Just as his own father died, Jamie Lafferty took his cousin’s children on a motorhome tour of Ireland
The smashed avo on artisanal sourdough, teased with freshly ground spices and enlivened with hand-squeezed citrus was well received by my adolescent dinner guests. Great.
I would go on to make the exact same thing for dinner the next night and, yes, it was ultimately just discounted avocado on toast, but as my three young cousins gained little green moustaches in our motorhome, I felt as though I’d cracked parenting on Day One.
This first meal was being demolished with alarming gusto in a car park in Liverpool, but we were soon to drive on to a ferry for a week of motorhoming around Northern Ireland and the Republic. An unusually favourable forecast suggested we would get the best of the coast, including the much-touted Wild Atlantic Way.
More importantly, I’d hoped it would feel foreign enough for the children, without being wholly alien to them. Isabel, 16, Noah, 14, and nine-year-old Megan are my cousin Sarah’s children, but for that week, I was their guardian.
Friends laughed at the idea of me voluntarily going from zero-to-three kids, but I knew this trio to be bright, funny, largely well-behaved and easy enough to intimidate if the need arose. I’d always wanted to see more of the north of Ireland – my family name is from there – but while exploring in a motorhome seemed like a good idea, doing so alone did not.
Our first stop was Belfast’s Titanic Experience, which had us totally engaged for six fact-packed floors. The highlight for Noah was the revelation that there were 40,000 eggs on board when the ship set sail. We pondered how many were got through before the iceberg did its lethal work.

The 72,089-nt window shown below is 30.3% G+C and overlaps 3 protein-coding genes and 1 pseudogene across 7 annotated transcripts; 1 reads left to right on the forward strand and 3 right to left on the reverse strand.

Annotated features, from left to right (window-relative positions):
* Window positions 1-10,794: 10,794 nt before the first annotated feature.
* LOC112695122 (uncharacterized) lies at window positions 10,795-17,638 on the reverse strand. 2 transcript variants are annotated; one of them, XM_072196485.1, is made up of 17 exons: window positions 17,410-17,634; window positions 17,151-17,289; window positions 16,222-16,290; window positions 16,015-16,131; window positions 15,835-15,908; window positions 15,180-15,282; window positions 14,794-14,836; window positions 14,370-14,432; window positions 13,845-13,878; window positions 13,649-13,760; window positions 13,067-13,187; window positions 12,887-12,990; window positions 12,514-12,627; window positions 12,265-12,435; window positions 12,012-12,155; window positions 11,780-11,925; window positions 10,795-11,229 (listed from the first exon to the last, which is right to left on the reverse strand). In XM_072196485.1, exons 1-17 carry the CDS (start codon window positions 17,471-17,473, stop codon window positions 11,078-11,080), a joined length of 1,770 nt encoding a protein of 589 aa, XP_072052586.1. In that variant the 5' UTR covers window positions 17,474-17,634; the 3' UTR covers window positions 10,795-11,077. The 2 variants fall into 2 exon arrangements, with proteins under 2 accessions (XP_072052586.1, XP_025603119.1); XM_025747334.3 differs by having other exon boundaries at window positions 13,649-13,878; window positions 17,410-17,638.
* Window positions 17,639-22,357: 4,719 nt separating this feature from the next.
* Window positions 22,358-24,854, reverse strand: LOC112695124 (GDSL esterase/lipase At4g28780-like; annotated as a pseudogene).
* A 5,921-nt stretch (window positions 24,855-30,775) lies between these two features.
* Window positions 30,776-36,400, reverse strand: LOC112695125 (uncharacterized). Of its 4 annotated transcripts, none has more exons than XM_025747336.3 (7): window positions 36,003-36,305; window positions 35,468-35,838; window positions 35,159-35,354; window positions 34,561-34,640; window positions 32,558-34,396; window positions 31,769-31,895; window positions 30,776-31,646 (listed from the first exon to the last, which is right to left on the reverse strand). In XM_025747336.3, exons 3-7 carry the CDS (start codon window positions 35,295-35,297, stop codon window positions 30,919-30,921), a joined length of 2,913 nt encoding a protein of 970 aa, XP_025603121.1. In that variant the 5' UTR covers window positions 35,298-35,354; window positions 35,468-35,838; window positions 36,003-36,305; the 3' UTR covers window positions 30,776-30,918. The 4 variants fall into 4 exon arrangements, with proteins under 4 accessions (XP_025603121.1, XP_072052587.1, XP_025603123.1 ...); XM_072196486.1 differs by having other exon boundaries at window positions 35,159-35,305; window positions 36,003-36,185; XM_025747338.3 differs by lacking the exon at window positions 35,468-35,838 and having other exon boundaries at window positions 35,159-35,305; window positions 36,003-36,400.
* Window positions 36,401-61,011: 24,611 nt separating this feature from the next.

Later, travelling west to the Drumaheglis caravan park near Coleraine, I felt a certain kinship for Capt Edward Smith – driving the motorhome along Northern Ireland’s occasionally narrow roads with my own precious cargo brought a very particular type of stress. If something went wrong, history would absolutely remember me as the villain.
I didn’t go on holidays like this when I was younger and had scant experience of motorhoming, so once in a while I had to refer to the handbook for our Swift vehicle. The kids’ own instructions were so inbuilt that my life was made fairly easy – importantly, they made a solemn vow not to use the on-board lavatory.
The highlight in Northern Ireland was the five-mile clifftop hike to Giant’s Causeway from Dunseverick Castle. Before we set out, I gave everyone a disposable camera, the sort I’d used long before smartphones. Partly to teach the kids a little about photography, partly so they’d have physical mementos but mostly to force breaks in their Snapchat addictions.
By the time we’d bussed back to Dunseverick and the motorhome, it was getting dark so I asked my passengers what they’d like for dinner.
“You’re going to have to give us options,” said Megan. “You know, we can tell you aren’t really a parent,” added Isabel, a little conspiratorially.
Perturbed that I’d been rumbled, I decided to have an indoor picnic of dried meats and cheeses, from Aldi. The kids seemed more than happy and if they’d noticed my growing financial panic, they were polite enough not to mention it.
The manifold expenses of childcare were being driven home. Not because there’s something particularly pricey about travelling in a motorhome, nor because Ireland outside of Dublin is extortionate, but because going from feeding one mouth to four made me wince every time I had to hand over my creaking credit card.
Day Three was spent largely on the road, pushing hard through Derry and Donegal to get to Easkey, Co Sligo, in the Republic. We crossed the border so seamlessly the kids barely even noticed; Gaelic road signs the only indication.
Morning on Day Four initially seemed unremarkable. I was trying to get Megan to choose between brown toast and a bagel for breakfast when my mother called for what I assumed was an update. I took it on my headphones so I could keep going in the kitchen (against considerable odds the choice was toast).